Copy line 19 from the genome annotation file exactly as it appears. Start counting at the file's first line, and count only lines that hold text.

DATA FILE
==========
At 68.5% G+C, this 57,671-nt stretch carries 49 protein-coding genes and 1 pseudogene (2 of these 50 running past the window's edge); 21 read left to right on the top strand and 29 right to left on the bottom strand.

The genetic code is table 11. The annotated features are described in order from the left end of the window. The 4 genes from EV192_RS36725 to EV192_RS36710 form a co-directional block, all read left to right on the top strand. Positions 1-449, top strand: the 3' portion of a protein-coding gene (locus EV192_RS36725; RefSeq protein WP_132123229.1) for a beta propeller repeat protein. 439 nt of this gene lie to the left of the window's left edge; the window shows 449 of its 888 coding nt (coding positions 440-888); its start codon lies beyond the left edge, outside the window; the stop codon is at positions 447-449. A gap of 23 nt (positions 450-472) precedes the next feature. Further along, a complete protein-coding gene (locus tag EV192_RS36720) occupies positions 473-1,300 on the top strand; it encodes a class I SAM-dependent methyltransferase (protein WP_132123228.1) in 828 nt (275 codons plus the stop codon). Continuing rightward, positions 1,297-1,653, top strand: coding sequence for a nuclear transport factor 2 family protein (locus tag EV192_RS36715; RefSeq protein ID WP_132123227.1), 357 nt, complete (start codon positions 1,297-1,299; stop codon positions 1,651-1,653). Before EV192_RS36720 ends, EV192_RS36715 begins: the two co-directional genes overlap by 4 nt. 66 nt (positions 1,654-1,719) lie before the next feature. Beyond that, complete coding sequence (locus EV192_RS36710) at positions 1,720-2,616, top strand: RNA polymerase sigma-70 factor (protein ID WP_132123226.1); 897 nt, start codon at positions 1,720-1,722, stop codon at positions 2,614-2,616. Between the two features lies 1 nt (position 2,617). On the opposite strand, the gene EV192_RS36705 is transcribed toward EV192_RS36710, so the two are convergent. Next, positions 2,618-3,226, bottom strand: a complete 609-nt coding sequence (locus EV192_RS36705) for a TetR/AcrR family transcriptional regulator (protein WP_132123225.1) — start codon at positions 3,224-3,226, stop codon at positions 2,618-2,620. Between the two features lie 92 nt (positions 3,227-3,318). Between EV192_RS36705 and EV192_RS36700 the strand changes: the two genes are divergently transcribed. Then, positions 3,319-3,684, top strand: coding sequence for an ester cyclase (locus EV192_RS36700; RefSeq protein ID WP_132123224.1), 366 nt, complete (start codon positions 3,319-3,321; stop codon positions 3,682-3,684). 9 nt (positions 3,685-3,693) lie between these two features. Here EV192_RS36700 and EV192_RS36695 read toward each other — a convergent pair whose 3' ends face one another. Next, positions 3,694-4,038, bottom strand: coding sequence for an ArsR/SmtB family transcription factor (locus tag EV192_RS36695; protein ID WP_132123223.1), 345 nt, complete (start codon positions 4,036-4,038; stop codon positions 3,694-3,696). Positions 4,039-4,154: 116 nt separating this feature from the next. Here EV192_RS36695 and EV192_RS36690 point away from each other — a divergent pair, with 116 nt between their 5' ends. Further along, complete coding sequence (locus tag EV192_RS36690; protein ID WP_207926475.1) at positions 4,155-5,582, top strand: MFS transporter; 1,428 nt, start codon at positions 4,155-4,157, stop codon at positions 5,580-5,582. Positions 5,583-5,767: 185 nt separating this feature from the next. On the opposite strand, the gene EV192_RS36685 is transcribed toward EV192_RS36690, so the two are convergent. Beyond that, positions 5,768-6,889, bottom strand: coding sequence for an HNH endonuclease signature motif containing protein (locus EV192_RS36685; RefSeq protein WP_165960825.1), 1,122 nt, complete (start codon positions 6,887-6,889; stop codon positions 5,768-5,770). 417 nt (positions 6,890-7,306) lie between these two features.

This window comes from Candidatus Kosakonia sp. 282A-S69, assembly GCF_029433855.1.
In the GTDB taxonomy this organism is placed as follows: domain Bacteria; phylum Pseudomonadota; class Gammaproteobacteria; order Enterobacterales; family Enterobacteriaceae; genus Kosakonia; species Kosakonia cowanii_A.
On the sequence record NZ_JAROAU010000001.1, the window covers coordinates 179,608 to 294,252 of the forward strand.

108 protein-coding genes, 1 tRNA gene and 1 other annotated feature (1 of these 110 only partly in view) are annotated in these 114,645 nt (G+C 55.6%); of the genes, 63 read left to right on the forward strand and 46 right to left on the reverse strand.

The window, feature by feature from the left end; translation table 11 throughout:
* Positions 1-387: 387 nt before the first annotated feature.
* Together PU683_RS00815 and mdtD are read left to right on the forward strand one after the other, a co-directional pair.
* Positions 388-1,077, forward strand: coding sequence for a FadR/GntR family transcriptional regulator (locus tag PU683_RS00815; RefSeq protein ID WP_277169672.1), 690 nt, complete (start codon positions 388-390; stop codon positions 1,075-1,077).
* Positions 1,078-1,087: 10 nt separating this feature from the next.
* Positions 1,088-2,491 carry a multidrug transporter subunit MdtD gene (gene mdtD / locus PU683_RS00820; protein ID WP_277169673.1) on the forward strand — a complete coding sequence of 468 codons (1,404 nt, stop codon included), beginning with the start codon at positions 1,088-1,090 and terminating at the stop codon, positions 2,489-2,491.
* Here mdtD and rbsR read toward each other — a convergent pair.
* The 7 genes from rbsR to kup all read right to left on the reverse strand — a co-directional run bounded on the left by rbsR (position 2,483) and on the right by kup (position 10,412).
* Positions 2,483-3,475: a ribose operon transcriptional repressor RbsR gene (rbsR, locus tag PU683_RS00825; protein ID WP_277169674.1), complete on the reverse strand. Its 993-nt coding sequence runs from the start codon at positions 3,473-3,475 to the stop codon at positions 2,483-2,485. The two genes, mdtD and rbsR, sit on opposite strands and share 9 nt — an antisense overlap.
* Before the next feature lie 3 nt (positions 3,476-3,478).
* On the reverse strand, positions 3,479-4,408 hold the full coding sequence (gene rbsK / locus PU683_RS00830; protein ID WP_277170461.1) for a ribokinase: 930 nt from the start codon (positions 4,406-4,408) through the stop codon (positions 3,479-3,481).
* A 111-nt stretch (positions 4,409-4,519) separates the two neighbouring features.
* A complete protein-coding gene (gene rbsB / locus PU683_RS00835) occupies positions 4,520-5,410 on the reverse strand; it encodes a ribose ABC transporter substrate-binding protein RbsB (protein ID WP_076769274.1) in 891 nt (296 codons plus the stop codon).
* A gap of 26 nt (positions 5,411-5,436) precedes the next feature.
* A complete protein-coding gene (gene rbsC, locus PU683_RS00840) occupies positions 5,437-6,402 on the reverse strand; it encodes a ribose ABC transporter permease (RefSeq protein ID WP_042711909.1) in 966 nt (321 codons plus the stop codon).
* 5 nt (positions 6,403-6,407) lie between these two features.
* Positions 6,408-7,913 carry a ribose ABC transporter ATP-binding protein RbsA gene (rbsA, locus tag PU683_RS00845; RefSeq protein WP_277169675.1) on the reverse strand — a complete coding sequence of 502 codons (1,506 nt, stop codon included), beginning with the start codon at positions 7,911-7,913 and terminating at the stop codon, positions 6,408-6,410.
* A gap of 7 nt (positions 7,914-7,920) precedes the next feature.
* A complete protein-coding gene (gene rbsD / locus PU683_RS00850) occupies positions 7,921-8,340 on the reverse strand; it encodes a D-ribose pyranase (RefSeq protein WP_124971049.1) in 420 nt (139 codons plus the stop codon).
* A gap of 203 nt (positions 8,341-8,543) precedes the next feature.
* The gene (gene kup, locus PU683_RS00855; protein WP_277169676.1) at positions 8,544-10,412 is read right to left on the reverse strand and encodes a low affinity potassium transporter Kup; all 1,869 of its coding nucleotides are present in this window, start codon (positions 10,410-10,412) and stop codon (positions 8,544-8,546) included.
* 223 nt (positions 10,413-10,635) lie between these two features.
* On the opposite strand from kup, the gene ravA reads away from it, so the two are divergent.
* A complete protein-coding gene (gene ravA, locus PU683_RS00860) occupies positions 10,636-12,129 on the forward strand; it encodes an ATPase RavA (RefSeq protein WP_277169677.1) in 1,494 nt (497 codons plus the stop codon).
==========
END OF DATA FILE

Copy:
* A complete protein-coding gene (gene rbsB / locus PU683_RS00835) occupies positions 4,520-5,410 on the reverse strand; it encodes a ribose ABC transporter substrate-binding protein RbsB (protein ID WP_076769274.1) in 891 nt (296 codons plus the stop codon).